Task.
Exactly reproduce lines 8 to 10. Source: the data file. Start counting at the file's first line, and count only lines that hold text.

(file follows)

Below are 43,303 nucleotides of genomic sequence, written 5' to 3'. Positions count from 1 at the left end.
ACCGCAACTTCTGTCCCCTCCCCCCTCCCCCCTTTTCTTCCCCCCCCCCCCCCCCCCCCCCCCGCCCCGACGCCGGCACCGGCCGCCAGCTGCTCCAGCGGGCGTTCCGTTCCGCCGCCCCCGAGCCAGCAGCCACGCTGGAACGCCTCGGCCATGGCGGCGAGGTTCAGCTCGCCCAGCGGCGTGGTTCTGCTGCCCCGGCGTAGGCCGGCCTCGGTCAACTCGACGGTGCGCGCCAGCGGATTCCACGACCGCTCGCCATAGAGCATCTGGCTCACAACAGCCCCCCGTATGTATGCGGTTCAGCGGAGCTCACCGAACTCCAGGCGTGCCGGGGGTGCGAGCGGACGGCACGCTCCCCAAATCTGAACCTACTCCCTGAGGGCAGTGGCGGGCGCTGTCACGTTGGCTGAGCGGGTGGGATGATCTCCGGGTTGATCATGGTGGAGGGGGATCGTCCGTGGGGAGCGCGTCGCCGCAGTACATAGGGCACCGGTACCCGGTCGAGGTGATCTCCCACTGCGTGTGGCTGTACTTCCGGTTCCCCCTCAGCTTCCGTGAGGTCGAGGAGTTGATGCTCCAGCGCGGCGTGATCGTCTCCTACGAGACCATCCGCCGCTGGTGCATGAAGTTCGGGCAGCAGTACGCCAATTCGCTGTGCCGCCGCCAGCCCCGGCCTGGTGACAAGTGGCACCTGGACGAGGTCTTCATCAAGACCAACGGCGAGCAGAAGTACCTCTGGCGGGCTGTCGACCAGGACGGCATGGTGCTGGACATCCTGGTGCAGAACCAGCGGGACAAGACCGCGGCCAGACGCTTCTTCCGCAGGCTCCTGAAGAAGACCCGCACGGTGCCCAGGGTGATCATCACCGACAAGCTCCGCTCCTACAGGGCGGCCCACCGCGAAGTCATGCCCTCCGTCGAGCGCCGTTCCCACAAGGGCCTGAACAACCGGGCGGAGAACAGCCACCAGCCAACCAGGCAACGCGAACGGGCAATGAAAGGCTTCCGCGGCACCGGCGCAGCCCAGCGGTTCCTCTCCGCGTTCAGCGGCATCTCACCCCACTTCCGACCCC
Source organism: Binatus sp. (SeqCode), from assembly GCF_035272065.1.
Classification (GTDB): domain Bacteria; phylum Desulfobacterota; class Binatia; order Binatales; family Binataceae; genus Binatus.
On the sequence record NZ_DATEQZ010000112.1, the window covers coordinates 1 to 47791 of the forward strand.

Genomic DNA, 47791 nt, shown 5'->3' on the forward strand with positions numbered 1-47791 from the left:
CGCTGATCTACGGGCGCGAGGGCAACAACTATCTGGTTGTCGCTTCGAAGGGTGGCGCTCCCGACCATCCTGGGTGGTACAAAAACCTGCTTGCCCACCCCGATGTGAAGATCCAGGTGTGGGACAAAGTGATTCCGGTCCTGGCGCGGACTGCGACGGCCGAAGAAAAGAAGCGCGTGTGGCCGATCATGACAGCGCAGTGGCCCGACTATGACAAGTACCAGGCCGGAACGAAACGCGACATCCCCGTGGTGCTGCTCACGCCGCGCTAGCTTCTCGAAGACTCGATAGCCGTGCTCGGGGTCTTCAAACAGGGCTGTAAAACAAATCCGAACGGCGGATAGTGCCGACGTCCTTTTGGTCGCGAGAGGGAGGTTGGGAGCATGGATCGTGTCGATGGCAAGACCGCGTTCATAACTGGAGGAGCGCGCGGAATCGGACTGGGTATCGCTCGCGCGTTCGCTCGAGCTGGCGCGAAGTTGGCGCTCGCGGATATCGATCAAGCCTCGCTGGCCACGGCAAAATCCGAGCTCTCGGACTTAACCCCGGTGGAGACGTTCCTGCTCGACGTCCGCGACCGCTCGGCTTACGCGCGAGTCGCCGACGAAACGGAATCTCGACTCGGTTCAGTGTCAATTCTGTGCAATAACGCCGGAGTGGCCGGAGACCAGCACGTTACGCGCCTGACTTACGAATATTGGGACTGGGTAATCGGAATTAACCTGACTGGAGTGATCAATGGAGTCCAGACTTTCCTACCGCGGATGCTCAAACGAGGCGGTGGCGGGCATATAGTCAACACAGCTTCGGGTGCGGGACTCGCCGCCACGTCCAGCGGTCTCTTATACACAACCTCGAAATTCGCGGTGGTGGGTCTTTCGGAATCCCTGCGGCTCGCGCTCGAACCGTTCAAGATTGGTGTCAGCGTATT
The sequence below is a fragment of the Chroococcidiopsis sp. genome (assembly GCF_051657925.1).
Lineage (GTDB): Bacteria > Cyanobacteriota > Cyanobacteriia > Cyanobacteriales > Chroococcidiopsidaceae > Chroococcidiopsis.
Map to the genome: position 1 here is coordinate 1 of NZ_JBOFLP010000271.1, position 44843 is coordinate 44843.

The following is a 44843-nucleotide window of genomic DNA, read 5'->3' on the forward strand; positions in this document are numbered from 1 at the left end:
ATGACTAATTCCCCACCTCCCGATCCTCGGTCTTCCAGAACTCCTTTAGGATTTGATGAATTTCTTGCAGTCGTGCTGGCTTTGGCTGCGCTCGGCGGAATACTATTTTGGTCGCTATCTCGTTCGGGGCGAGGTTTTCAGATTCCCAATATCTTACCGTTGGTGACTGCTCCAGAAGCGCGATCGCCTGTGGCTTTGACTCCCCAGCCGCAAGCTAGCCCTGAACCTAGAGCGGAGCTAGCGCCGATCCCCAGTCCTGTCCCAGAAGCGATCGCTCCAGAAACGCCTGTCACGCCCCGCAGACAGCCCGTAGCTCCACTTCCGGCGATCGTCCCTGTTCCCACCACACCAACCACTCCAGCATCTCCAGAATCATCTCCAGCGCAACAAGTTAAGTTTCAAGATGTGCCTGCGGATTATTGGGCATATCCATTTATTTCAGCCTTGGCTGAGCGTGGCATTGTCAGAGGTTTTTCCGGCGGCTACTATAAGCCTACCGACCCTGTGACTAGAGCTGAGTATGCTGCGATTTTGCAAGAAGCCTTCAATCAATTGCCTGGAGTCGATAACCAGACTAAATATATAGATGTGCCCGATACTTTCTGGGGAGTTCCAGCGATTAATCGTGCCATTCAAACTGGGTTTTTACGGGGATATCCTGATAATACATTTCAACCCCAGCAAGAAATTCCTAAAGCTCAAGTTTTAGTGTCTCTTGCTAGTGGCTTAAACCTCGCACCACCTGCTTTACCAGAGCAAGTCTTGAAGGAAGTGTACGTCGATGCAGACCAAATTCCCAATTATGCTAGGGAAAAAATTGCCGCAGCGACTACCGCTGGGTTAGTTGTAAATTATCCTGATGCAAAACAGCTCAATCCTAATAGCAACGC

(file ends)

The sequence below is a fragment of the Chroococcidiopsis sp. genome (assembly GCF_051657925.1).
Lineage (GTDB): Bacteria > Cyanobacteriota > Cyanobacteriia > Cyanobacteriales > Chroococcidiopsidaceae > Chroococcidiopsis.
Map to the genome: position 1 here is coordinate 1 of NZ_JBOFLP010000271.1, position 44843 is coordinate 44843.